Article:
Journal of Consumer Research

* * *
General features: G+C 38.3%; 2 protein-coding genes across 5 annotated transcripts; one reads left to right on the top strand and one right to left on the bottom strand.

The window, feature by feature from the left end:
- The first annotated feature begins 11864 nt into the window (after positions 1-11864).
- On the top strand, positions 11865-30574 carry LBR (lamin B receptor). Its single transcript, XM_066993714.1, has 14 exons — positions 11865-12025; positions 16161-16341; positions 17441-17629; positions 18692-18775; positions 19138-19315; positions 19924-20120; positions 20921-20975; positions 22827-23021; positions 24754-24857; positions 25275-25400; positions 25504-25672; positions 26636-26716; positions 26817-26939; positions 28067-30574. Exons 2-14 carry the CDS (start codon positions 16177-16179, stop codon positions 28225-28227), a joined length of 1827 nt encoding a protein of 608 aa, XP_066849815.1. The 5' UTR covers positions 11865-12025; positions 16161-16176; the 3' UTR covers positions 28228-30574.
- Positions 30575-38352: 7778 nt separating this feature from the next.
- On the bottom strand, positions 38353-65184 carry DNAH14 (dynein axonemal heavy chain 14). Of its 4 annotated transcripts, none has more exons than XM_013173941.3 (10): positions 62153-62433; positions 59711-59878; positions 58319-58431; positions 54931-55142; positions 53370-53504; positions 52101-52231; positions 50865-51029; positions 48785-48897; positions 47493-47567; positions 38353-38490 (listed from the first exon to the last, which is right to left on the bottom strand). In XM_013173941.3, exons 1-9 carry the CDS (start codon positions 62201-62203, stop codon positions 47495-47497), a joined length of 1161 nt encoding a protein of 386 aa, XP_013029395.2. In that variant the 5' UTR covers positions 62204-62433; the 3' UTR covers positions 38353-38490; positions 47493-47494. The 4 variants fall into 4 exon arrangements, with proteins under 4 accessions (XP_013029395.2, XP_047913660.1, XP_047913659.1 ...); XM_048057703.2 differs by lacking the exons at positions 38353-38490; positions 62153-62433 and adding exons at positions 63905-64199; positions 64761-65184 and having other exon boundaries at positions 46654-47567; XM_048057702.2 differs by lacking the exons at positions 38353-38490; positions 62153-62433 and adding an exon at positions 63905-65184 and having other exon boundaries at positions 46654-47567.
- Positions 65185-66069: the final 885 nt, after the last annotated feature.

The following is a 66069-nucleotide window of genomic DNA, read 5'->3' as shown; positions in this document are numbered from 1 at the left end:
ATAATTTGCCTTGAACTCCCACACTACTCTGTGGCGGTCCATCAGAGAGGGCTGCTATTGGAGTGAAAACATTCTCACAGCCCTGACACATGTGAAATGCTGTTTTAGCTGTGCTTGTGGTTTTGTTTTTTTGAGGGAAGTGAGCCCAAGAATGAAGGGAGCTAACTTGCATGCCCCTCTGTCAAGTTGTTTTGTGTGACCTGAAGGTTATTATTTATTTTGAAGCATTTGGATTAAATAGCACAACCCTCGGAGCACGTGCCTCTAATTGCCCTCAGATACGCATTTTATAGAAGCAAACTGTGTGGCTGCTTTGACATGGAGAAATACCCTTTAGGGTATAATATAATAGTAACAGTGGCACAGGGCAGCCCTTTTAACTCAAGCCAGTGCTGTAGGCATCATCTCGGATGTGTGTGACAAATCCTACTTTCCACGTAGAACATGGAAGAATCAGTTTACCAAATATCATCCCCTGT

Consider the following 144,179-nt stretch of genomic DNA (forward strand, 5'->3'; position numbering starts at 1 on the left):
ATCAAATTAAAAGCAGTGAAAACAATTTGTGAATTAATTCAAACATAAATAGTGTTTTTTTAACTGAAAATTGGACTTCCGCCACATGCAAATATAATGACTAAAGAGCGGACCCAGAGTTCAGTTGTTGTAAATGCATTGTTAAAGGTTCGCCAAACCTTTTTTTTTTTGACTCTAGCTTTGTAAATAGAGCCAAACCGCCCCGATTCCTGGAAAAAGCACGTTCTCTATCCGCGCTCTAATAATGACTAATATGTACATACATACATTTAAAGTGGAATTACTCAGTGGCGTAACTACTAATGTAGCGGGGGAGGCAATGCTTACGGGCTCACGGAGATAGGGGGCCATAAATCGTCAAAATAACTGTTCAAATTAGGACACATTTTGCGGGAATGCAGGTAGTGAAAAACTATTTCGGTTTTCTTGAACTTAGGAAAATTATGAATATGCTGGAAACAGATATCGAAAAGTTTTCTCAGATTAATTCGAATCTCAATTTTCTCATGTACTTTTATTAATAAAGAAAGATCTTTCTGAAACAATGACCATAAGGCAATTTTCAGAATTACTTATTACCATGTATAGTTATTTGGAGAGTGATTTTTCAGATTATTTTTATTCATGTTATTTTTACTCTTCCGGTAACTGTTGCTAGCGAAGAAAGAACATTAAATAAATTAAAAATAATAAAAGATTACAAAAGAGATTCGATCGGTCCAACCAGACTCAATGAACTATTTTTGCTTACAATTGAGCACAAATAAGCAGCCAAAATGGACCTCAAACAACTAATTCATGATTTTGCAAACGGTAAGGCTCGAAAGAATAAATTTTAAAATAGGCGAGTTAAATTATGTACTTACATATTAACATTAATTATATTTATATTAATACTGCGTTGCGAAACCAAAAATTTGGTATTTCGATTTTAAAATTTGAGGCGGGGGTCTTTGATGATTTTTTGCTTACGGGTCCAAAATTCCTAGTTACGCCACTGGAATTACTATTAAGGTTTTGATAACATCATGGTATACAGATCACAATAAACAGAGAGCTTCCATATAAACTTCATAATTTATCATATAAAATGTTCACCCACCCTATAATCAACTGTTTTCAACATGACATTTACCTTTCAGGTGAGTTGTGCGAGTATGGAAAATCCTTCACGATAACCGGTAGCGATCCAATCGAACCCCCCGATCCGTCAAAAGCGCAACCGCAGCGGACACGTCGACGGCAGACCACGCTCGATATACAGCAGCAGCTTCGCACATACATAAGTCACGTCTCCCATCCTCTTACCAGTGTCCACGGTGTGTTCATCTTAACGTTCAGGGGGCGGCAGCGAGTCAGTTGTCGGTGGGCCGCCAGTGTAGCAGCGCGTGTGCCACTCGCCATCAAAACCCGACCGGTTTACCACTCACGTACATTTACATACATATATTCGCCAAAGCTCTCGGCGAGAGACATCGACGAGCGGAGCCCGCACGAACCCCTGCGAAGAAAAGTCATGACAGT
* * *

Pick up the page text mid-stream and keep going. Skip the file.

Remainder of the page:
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This research examines the effectiveness of public recognition in encouraging charitable giving, demonstrating that public recognition can sometimes decrease donations. While previous work has largely shown that making donations visible to others can motivate donors, the present research shows that the effectiveness of public recognition depends on whether potential donors are under an independent (i.e., separate from others) or interdependent (i.e., connected with others) self-construal. Across seven experimental studies, an independent self-construal decreases donation intentions and amounts when the donor will receive public recognition compared to when the donation will remain private. This effect is driven by the activation of an agentic motive, wherein independents are motivated to make decisions that are guided by their own goals and self-interests, rather than being influenced by the opinions and expectations of others. This research contributes to the understanding of the nuanced roles of both public recognition and self-construal in predicting donation behavior.